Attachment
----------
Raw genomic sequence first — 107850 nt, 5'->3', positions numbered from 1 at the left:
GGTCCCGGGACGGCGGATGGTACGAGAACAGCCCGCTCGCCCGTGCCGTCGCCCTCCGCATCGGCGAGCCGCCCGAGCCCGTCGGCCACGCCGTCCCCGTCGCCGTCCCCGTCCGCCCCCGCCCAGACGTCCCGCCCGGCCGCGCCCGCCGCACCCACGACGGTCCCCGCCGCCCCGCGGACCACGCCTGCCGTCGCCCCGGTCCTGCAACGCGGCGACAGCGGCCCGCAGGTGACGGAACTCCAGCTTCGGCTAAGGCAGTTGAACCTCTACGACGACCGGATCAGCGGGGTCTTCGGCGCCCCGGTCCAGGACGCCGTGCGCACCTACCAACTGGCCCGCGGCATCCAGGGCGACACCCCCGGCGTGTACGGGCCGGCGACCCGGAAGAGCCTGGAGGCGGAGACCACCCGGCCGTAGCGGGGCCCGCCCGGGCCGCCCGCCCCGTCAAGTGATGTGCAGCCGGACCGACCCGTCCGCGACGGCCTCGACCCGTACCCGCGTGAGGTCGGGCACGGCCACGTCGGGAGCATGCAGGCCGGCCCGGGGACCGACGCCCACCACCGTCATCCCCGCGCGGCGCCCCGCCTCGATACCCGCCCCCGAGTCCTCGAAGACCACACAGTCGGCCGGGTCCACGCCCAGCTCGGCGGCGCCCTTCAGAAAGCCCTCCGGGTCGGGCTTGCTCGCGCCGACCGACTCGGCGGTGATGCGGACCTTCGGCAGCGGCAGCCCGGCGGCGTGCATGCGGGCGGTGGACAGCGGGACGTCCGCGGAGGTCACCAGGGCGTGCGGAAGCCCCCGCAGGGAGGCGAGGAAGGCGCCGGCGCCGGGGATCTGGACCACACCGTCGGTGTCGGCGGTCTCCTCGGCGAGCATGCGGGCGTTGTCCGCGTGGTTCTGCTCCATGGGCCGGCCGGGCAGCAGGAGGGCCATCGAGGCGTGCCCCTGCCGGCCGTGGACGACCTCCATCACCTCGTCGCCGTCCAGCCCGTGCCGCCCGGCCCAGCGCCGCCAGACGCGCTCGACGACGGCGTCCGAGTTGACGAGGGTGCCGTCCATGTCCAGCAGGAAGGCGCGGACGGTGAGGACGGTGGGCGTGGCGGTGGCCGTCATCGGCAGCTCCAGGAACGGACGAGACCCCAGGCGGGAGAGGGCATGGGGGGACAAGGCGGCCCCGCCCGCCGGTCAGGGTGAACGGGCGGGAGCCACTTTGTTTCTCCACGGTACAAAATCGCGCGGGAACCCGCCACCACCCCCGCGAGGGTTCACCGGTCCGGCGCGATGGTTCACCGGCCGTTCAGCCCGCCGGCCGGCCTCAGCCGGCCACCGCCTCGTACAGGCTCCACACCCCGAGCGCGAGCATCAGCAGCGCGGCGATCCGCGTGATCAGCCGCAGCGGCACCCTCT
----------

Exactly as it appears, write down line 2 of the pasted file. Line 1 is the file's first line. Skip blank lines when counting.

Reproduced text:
GGTCCCGGGACGGCGGATGGTACGAGAACAGCCCGCTCGCCCGTGCCGTCGCCCTCCGCATCGGCGAGCCGCCCGAGCCCGTCGGCCACGCCGTCCCCGTCGCCGTCCCCGTCCGCCCCCGCCCAGACGTCCCGCCCGGCCGCGCCCGCCGCACCCACGACGGTCCCCGCCGCCCCGCGGACCACGCCTGCCGTCGCCCCGGTCCTGCAACGCGGCGACAGCGGCCCGCAGGTGACGGAACTCCAGCTTCGGCTAAGGCAGTTGAACCTCTACGACGACCGGATCAGCGGGGTCTTCGGCGCCCCGGTCCAGGACGCCGTGCGCACCTACCAACTGGCCCGCGGCATCCAGGGCGACACCCCCGGCGTGTACGGGCCGGCGACCCGGAAGAGCCTGGAGGCGGAGACCACCCGGCCGTAGCGGGGCCCGCCCGGGCCGCCCGCCCCGTCAAGTGATGTGCAGCCGGACCGACCCGTCCGCGACGGCCTCGACCCGTACCCGCGTGAGGTCGGGCACGGCCACGTCGGGAGCATGCAGGCCGGCCCGGGGACCGACGCCCACCACCGTCATCCCCGCGCGGCGCCCCGCCTCGATACCCGCCCCCGAGTCCTCGAAGACCACACAGTCGGCCGGGTCCACGCCCAGCTCGGCGGCGCCCTTCAGAAAGCCCTCCGGGTCGGGCTTGCTCGCGCCGACCGACTCGGCGGTGATGCGGACCTTCGGCAGCGGCAGCCCGGCGGCGTGCATGCGGGCGGTGGACAGCGGGACGTCCGCGGAGGTCACCAGGGCGTGCGGAAGCCCCCGCAGGGAGGCGAGGAAGGCGCCGGCGCCGGGGATCTGGACCACACCGTCGGTGTCGGCGGTCTCCTCGGCGAGCATGCGGGCGTTGTCCGCGTGGTTCTGCTCCATGGGCCGGCCGGGCAGCAGGAGGGCCATCGAGGCGTGCCCCTGCCGGCCGTGGACGACCTCCATCACCTCGTCGCCGTCCAGCCCGTGCCGCCCGGCCCAGCGCCGCCAGACGCGCTCGACGACGGCGTCCGAGTTGACGAGGGTGCCGTCCATGTCCAGCAGGAAGGCGCGGACGGTGAGGACGGTGGGCGTGGCGGTGGCCGTCATCGGCAGCTCCAGGAACGGACGAGACCCCAGGCGGGAGAGGGCATGGGGGGACAAGGCGGCCCCGCCCGCCGGTCAGGGTGAACGGGCGGGAGCCACTTTGTTTCTCCACGGTACAAAATCGCGCGGGAACCCGCCACCACCCCCGCGAGGGTTCACCGGTCCGGCGCGATGGTTCACCGGCCGTTCAGCCCGCCGGCCGGCCTCAGCCGGCCACCGCCTCGTACAGGCTCCACACCCCGAGCGCGAGCATCAGCAGCGCGGCGATCCGCGTGATCAGCCGCAGCGGCACCCTCT